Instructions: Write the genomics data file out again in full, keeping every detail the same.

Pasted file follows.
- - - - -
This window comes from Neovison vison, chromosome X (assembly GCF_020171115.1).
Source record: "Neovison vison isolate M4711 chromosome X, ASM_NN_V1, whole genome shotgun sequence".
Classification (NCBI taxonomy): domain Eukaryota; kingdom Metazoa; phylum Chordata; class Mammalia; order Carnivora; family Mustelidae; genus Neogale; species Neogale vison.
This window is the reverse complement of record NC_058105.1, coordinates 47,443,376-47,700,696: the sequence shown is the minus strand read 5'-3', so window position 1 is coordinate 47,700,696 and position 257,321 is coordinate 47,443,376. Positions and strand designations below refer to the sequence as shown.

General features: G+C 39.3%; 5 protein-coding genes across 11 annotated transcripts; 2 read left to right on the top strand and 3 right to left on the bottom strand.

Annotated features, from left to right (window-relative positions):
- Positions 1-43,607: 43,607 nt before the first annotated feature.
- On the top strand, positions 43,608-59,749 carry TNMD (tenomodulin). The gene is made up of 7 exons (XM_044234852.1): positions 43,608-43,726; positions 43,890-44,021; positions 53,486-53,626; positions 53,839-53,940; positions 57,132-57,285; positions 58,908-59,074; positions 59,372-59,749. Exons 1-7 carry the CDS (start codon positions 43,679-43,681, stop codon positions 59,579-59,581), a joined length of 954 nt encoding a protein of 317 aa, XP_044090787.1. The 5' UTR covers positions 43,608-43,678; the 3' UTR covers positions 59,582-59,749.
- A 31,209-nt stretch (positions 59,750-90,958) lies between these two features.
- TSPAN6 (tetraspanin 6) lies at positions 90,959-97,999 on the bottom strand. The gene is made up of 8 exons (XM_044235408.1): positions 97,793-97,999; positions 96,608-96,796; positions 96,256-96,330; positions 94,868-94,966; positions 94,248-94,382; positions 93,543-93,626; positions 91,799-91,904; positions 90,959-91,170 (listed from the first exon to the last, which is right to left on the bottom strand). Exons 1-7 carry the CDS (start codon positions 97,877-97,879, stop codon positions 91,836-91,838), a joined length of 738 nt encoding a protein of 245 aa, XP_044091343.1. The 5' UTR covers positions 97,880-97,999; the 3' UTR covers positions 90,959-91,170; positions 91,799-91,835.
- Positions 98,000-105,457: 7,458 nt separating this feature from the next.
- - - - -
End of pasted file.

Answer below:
This window comes from Neovison vison, chromosome X (assembly GCF_020171115.1).
Source record: "Neovison vison isolate M4711 chromosome X, ASM_NN_V1, whole genome shotgun sequence".
Classification (NCBI taxonomy): domain Eukaryota; kingdom Metazoa; phylum Chordata; class Mammalia; order Carnivora; family Mustelidae; genus Neogale; species Neogale vison.
This window is the reverse complement of record NC_058105.1, coordinates 47,443,376-47,700,696: the sequence shown is the minus strand read 5'-3', so window position 1 is coordinate 47,700,696 and position 257,321 is coordinate 47,443,376. Positions and strand designations below refer to the sequence as shown.

General features: G+C 39.3%; 5 protein-coding genes across 11 annotated transcripts; 2 read left to right on the top strand and 3 right to left on the bottom strand.

Annotated features, from left to right (window-relative positions):
- Positions 1-43,607: 43,607 nt before the first annotated feature.
- On the top strand, positions 43,608-59,749 carry TNMD (tenomodulin). The gene is made up of 7 exons (XM_044234852.1): positions 43,608-43,726; positions 43,890-44,021; positions 53,486-53,626; positions 53,839-53,940; positions 57,132-57,285; positions 58,908-59,074; positions 59,372-59,749. Exons 1-7 carry the CDS (start codon positions 43,679-43,681, stop codon positions 59,579-59,581), a joined length of 954 nt encoding a protein of 317 aa, XP_044090787.1. The 5' UTR covers positions 43,608-43,678; the 3' UTR covers positions 59,582-59,749.
- A 31,209-nt stretch (positions 59,750-90,958) lies between these two features.
- TSPAN6 (tetraspanin 6) lies at positions 90,959-97,999 on the bottom strand. The gene is made up of 8 exons (XM_044235408.1): positions 97,793-97,999; positions 96,608-96,796; positions 96,256-96,330; positions 94,868-94,966; positions 94,248-94,382; positions 93,543-93,626; positions 91,799-91,904; positions 90,959-91,170 (listed from the first exon to the last, which is right to left on the bottom strand). Exons 1-7 carry the CDS (start codon positions 97,877-97,879, stop codon positions 91,836-91,838), a joined length of 738 nt encoding a protein of 245 aa, XP_044091343.1. The 5' UTR covers positions 97,880-97,999; the 3' UTR covers positions 90,959-91,170; positions 91,799-91,835.
- Positions 98,000-105,457: 7,458 nt separating this feature from the next.